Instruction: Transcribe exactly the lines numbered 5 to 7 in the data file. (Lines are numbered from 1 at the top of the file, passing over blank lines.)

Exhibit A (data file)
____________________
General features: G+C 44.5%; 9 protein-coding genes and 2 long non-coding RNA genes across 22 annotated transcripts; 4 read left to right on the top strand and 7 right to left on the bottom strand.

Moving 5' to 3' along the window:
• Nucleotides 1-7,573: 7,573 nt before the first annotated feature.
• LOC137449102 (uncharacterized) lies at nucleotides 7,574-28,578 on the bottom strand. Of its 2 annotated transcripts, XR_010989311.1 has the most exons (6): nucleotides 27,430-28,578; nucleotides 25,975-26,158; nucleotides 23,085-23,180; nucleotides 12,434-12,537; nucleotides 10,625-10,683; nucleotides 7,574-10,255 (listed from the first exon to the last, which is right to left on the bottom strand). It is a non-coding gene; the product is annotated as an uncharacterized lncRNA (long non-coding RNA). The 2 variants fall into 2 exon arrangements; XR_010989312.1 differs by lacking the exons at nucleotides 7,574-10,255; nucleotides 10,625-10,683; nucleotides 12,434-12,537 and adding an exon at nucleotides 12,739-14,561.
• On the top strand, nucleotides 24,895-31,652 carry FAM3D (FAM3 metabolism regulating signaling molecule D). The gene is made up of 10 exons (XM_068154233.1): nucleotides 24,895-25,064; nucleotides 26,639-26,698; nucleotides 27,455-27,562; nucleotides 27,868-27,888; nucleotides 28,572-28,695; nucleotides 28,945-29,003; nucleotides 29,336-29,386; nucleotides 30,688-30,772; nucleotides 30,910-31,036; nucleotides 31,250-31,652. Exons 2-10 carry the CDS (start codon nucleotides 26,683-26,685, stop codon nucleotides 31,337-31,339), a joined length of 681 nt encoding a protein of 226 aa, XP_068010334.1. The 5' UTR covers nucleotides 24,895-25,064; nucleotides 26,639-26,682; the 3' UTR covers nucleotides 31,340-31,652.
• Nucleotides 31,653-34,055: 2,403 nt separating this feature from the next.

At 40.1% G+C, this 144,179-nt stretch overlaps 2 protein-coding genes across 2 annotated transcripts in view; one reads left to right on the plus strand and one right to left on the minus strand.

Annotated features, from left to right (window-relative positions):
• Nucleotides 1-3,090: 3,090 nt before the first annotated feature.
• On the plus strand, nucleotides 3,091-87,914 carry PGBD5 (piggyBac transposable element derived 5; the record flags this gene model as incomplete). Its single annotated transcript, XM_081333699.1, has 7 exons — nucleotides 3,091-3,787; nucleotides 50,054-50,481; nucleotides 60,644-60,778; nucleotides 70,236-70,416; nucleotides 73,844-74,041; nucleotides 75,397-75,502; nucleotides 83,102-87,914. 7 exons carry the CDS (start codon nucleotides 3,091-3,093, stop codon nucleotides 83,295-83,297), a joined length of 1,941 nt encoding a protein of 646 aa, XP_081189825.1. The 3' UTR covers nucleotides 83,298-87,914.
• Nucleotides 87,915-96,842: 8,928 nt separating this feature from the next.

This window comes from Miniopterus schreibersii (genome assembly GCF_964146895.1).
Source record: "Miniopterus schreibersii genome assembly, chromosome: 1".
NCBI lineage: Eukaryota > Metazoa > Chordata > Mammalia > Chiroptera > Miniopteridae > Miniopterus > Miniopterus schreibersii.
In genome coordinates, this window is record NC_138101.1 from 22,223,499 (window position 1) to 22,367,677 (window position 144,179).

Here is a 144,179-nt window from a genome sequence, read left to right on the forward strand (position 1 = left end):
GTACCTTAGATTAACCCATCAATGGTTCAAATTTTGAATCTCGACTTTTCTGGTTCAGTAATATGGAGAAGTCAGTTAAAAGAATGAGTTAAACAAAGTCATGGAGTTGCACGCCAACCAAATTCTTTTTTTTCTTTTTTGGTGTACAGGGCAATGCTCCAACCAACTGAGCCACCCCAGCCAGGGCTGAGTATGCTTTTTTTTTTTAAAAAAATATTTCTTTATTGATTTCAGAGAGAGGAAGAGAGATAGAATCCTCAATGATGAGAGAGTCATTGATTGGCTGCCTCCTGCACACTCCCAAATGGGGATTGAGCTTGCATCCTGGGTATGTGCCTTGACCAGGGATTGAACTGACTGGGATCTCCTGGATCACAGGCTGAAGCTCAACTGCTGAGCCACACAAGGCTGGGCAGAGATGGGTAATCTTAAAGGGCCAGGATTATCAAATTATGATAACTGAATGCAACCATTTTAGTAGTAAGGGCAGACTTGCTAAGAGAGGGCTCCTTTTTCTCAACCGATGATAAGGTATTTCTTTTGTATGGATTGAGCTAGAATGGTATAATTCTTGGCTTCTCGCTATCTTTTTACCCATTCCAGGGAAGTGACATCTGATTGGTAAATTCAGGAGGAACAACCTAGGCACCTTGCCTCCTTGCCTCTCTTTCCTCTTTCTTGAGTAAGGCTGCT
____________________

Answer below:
• On the top strand, nucleotides 24,895-31,652 carry FAM3D (FAM3 metabolism regulating signaling molecule D). The gene is made up of 10 exons (XM_068154233.1): nucleotides 24,895-25,064; nucleotides 26,639-26,698; nucleotides 27,455-27,562; nucleotides 27,868-27,888; nucleotides 28,572-28,695; nucleotides 28,945-29,003; nucleotides 29,336-29,386; nucleotides 30,688-30,772; nucleotides 30,910-31,036; nucleotides 31,250-31,652. Exons 2-10 carry the CDS (start codon nucleotides 26,683-26,685, stop codon nucleotides 31,337-31,339), a joined length of 681 nt encoding a protein of 226 aa, XP_068010334.1. The 5' UTR covers nucleotides 24,895-25,064; nucleotides 26,639-26,682; the 3' UTR covers nucleotides 31,340-31,652.
• Nucleotides 31,653-34,055: 2,403 nt separating this feature from the next.

At 40.1% G+C, this 144,179-nt stretch overlaps 2 protein-coding genes across 2 annotated transcripts in view; one reads left to right on the plus strand and one right to left on the minus strand.